A sectional title complex on the South Coast was faced with a serious problem relating to fire protection during power outages.
The owners of the estate who had purchased units in the estate were not aware of this fact until a new couple purchased a unit and noticed the problem.
Upon bringing the issue to light, that couple then issued a complaint to the chairperson and stated that there was no fire protection equipment in the complex.
This complaint went unanswered and so the owners who spotted the issue resorted to contacting the insurers about the matter. Fire inspectors were sent by the municipality to conduct inspections throughout the estate.
Eventually the chairperson sent out a letter to all the owners which said that they had to have a battery-operated smoke detector and a 4.5kg DCP fire extinguisher for interim protection.
This would be a requirement for all the owners and the total cost would be R467 per unit including installation.
The owners were not given a say about which company would be used. Added to this, two fire hydrants had to be installed which in total would cost R47, 000. The interim protection was needed as the installation would take two or three months.
To add further stress to the owners, a 30 days notice was given by the insurance company stating that the complex would not be insured if the above was not complied with.
This raises a few questions such as: Why did the developer not put in fire hydrants? Why did the municipality approve plans that did not include hydrants and why was the work passed on completion? Why did the insurers take premiums for 12 years without establishing whether there was fire protection?
While it is almost impossible to answer the first two questions, we can surmise that the insurance company took on the business of insuring the complex in good faith that all information that was provided was correct and that the insurer would not be prejudiced as a result of any unmentioned risks.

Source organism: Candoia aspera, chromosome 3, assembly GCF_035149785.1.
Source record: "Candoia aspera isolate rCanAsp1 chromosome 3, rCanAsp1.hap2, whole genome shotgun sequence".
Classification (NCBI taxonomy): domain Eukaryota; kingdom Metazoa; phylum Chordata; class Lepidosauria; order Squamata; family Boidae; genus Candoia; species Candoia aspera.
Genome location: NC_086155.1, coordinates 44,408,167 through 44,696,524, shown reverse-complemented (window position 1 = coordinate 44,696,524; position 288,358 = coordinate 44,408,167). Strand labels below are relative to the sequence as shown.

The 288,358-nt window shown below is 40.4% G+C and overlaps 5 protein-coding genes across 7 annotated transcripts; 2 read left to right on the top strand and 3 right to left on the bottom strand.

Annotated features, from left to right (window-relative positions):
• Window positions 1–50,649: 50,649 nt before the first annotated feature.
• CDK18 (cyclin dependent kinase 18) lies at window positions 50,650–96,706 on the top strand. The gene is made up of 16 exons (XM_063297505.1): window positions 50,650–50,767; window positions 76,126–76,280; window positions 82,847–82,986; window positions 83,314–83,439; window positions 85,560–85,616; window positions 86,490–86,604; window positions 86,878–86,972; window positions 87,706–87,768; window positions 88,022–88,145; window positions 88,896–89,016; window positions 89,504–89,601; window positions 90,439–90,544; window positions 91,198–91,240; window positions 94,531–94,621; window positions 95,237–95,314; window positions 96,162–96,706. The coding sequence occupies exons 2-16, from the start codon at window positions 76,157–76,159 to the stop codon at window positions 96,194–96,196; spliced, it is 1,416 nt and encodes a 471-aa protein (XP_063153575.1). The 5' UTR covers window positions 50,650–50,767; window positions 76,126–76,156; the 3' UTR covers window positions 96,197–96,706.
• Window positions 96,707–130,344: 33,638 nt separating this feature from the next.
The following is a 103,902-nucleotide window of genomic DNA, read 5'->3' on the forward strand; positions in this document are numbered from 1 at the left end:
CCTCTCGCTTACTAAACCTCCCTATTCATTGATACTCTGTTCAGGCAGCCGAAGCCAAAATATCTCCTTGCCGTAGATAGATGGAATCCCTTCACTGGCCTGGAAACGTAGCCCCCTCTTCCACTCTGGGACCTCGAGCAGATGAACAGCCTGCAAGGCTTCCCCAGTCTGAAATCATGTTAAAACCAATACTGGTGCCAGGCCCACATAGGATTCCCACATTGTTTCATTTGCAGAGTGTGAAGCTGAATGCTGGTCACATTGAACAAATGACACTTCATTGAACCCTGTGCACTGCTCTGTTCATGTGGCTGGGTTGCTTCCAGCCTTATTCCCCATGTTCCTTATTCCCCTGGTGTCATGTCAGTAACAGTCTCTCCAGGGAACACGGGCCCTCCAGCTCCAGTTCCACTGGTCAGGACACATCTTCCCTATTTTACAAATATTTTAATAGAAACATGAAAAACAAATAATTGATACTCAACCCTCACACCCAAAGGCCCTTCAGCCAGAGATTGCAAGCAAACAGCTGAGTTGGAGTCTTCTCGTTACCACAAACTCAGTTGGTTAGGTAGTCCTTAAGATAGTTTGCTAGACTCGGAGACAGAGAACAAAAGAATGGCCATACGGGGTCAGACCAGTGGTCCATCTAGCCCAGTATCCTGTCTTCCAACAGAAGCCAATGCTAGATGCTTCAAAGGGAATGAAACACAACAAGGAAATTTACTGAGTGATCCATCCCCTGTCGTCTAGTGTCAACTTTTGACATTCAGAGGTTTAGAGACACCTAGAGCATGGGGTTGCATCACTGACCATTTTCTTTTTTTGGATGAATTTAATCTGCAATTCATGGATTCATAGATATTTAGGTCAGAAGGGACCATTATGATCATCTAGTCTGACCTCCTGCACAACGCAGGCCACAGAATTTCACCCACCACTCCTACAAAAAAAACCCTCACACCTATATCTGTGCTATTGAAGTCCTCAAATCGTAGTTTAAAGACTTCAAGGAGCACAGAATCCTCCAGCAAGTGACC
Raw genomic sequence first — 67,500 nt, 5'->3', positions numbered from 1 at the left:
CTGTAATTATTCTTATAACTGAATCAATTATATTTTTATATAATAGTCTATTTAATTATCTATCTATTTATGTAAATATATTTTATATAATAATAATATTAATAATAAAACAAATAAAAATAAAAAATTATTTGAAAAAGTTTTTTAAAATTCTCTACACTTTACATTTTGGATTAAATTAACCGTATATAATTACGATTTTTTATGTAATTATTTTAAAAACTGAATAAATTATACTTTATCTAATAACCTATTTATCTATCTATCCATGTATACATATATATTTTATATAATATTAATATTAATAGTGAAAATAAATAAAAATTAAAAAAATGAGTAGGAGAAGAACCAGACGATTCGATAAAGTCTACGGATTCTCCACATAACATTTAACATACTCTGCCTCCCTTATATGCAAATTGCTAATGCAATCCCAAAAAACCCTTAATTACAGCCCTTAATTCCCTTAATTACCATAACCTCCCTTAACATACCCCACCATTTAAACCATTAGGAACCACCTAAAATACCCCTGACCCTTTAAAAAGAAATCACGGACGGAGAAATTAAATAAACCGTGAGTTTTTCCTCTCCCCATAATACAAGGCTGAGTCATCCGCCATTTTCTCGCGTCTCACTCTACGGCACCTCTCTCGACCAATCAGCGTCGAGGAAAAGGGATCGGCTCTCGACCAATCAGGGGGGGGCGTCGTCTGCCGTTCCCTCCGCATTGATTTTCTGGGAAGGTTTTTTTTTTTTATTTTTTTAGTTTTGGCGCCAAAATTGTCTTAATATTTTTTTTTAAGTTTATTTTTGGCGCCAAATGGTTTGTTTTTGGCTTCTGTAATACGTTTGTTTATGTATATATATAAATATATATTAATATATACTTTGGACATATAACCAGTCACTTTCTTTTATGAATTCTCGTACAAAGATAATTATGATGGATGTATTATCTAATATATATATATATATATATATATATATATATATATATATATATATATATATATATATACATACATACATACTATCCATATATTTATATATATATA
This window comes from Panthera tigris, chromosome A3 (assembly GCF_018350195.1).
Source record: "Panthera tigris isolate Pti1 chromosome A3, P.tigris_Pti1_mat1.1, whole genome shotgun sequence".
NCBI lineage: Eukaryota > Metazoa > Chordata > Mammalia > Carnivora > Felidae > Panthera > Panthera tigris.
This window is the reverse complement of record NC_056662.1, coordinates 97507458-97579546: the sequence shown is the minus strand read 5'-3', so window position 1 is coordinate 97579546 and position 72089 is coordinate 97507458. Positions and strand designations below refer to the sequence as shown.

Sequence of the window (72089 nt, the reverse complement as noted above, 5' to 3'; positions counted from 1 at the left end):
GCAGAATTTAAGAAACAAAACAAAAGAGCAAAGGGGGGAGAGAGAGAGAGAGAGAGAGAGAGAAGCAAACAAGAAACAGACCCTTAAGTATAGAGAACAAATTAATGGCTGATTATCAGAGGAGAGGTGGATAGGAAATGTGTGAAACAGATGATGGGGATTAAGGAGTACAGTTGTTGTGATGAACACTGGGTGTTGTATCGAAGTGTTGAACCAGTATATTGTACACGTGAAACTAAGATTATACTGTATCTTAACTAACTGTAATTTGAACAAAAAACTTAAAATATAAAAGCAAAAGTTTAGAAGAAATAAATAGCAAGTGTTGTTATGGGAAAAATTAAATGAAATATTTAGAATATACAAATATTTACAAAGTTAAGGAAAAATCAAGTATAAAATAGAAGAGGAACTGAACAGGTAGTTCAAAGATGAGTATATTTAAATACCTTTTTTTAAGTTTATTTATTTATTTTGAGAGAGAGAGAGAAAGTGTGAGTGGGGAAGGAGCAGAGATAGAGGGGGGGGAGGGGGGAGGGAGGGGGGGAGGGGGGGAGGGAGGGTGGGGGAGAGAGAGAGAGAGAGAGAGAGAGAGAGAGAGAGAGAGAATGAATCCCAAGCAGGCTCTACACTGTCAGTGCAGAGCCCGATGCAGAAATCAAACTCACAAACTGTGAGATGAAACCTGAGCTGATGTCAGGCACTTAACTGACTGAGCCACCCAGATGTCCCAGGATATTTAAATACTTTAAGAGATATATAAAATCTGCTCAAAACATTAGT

As is the norm, there are special and general conditions laid out in insurance policies, namely the “prevention of loss clause” which makes the body corporate responsible for taking preventative measures against losses and accidents.
It specifically mentions fire protection imposing the condition that fire protection equipment is installed, serviced and maintained in accordance with regulations and local authority by-laws.
In short, the insurers most likely assumed that everything was in order.
While it is unfortunate that the costs have to be paid by the owners, they have an advantage over owners of single standing homes. Owners in a sectional title estate share the costs linked to the scheme, owners of single standing homes have to make the full payment themselves.
It is best for the owners to comply with the insurance companies requests in the end because rather a small fee of R47, 000 than the potential cost of millions for owners to repair fire damage. And for this reason the owner who raised the issue should be commended.
Contact us for professional legal advice for your sectional title scheme.
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